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Base

Base is a standard library for OCaml. It provides a standard set of general purpose modules that are well-tested, performant, and fully-portable across any environment that can run OCaml code. Unlike other standard library projects, Base is meant to be used as a wholesale replacement of the standard library distributed with the OCaml compiler. In particular it makes different choices and doesn’t re-export features that are not fully portable such as I/O, which are left to other libraries.

You also might want to browse the API Documentation.

Installation

Install Base via OPAM:

$ opam install base

Base has no runtime dependencies and is fast to build. Its sole build dependency is dune, which itself requires nothing more than the compiler.

Using the OCaml standard library with Base

Base is intended as a full stdlib replacement. As a result, after an open Base, all the modules, values, types, … coming from the OCaml standard library that one normally gets in the default environment are deprecated.

In order to access these values, one must use the Caml library, which re-exports them all through the toplevel name Caml: Caml.String, Caml.print_string, …

The recommended way to build code using Base is as follows:

$ ocamlc -open Base

Differences between Base and the OCaml standard library

Programmers who are used to the OCaml standard library should read through this section to understand major differences between the two libraries that one should be aware of when switching to Base.

Comparison operators

The comparison operators exposed by the OCaml standard library are polymorphic:

val compare : 'a -> 'a -> int
val ( <= ) : 'a -> 'a -> bool
...

What they implement is structural comparison of the runtime representation of values. Since these are often error-prone, i.e. they don’t correspond to what the user expects, they are not exposed directly by Base.

To use polymorphic comparison with Base, one should use the Polymorphic_compare module. The default comparison operators exposed by Base are the integer ones, just like the default arithmetic operators are the integer ones.

The recommended way to compare arbitrary complex data structures is to use the specific compare functions. For instance:

List.compare String.compare x y

The ppx_compare rewriter offers an alternative way to write this:

[%compare: string list] x y

Base and ppx code generators

Base uses a few ppx code generators to implement:

  • reliable and customizable comparison of OCaml values
  • reliable and customizable hash of OCaml values
  • conversions between OCaml values and s-expression

However, it doesn’t need these code generators to build. What it does instead is use ppx as a code verification tool during development. It works in a very similar fashion to expectation tests.

Whenever you see this in the code source:

type t = ... [@@deriving_inline sexp_of]
let sexp_of_t = ...
[@@@end]

the code between the [@@deriving_inline] and the [@@@end] is generated code. The generated code is currently quite big and hard to read, however we are working on making it look like human-written code.

You can put the following elisp code in your ~/.emacs file to hide these blocks:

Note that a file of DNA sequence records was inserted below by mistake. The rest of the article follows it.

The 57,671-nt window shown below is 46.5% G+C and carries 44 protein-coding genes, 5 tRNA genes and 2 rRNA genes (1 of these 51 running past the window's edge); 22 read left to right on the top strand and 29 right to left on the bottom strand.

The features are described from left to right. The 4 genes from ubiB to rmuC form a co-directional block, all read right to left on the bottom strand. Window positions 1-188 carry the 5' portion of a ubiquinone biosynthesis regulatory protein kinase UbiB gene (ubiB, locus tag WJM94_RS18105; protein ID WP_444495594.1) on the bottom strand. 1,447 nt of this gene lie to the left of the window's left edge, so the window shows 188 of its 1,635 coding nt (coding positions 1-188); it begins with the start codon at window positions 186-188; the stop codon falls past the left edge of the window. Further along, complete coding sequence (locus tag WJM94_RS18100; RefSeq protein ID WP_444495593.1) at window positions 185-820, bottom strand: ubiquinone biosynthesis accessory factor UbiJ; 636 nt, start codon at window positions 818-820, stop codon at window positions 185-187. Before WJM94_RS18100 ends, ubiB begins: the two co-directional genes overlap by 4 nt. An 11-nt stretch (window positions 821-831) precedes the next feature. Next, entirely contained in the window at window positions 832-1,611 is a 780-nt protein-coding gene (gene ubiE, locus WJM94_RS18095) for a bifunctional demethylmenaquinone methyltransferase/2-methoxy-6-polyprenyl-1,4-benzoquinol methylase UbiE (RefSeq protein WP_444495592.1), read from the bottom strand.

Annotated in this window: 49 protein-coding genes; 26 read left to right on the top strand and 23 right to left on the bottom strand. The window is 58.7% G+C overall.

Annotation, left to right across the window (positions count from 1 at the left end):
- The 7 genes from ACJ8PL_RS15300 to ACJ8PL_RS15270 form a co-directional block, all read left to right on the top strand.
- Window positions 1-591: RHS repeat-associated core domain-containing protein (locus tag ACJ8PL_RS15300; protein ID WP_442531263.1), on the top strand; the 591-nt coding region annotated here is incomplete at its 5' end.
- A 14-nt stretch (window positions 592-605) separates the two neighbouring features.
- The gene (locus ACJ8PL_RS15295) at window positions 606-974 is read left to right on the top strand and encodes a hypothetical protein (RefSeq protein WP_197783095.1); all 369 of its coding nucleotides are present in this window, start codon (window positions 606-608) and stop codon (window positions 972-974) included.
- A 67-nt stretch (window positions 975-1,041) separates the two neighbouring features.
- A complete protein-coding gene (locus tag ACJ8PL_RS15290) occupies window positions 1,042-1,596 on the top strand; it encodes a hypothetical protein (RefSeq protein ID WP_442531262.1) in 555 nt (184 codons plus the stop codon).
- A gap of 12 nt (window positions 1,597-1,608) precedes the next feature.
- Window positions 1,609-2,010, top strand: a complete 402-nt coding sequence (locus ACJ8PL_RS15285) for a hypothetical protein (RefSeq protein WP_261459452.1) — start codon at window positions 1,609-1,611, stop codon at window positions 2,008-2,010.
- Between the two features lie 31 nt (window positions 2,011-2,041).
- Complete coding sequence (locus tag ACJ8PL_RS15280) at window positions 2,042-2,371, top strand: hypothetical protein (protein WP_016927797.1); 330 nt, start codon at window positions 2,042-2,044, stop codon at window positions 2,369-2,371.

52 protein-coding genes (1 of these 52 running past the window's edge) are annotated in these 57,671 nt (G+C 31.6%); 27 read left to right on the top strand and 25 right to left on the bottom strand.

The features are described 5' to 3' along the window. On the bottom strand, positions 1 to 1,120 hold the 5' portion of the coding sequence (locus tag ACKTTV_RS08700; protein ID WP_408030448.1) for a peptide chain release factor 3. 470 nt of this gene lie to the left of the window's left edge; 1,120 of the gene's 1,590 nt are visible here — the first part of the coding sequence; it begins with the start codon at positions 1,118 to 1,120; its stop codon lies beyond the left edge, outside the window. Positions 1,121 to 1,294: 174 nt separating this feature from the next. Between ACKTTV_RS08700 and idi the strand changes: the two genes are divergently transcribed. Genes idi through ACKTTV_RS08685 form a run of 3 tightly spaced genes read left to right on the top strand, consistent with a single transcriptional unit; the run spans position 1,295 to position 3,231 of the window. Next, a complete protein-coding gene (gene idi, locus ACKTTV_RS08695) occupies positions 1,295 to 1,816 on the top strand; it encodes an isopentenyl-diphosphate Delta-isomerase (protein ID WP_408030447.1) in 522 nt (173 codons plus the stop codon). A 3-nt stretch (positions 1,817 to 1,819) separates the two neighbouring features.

(defun deriving-inline-forward-sexp (&optional arg)
  (search-forward-regexp "\\[@@@end\\]") nil nil arg)

(defun setup-hide-deriving-inline ()
  (inline)
  (hs-minor-mode t)
  (let ((hs-hide-comments-when-hiding-all nil))
    (hs-hide-all)))

(require 'hideshow)
(add-to-list 'hs-special-modes-alist
             '(tuareg-mode "\\[@@deriving_inline[^]]*\\]" "\\[@@@end\\]" nil
                           deriving-inline-forward-sexp nil))
(add-hook 'tuareg-mode-hook 'setup-hide-deriving-inline)

Things are not yet setup in the git repository to make it convenient to change types and update the generated code, but they will be setup soon.

Base coding rules

There are a few coding rules across the code base that are enforced by lint tools.

These rules are:

  • Opening the Caml module is not allowed. Inside Base, the OCaml stdlib is shadowed and accessible through the Caml module. We forbid opening Caml so that we know exactly where things come from.
  • Caml.Foo modules cannot be aliased, one must use Caml.Foo explicitly. This is to avoid having to remember a list of aliases at the beginning of each file.
  • For some modules that are both in the OCaml stdlib and Base, such as String, we define a module String0 for common functions that cannot be defined directly in Base.String to avoid creating a circular dependency. Except for String itself, other modules are not allowed to use Caml.String and must use either String or String0 instead.
  • Indentation is exactly the one of ocp-indent.
  • A few other coding style rules enforced by ppx_js_style.

The Base specific coding rules are checked by ppx_base_lint, in the lint subfolder. The indentation rules are checked by a wrapper around ocp-indent and the coding style rules are checked by ppx_js_style.

These checks are currently not run by dune, but it will soon get a -dev flag to run them automatically.

Roadmap

Following is the current plan for a stable version 1 of Base.

Add more integer types

Add support for {,u}int{8,16,32,64}. These are always useful when implementing binary protocols.

Initially they should be implemented with C stubs and eventually we should propose their inclusion in the compiler.

80 columns limit

Currently lines in Base are limited to a maximum width of 90 characters. To make things more standard, we should use an 80 columns limit. The only thing needed for this is to extend the style checker to enforce a maximum line width.

Improve the generated code

Improve our code generators to produce code that looks more like hand-written code.

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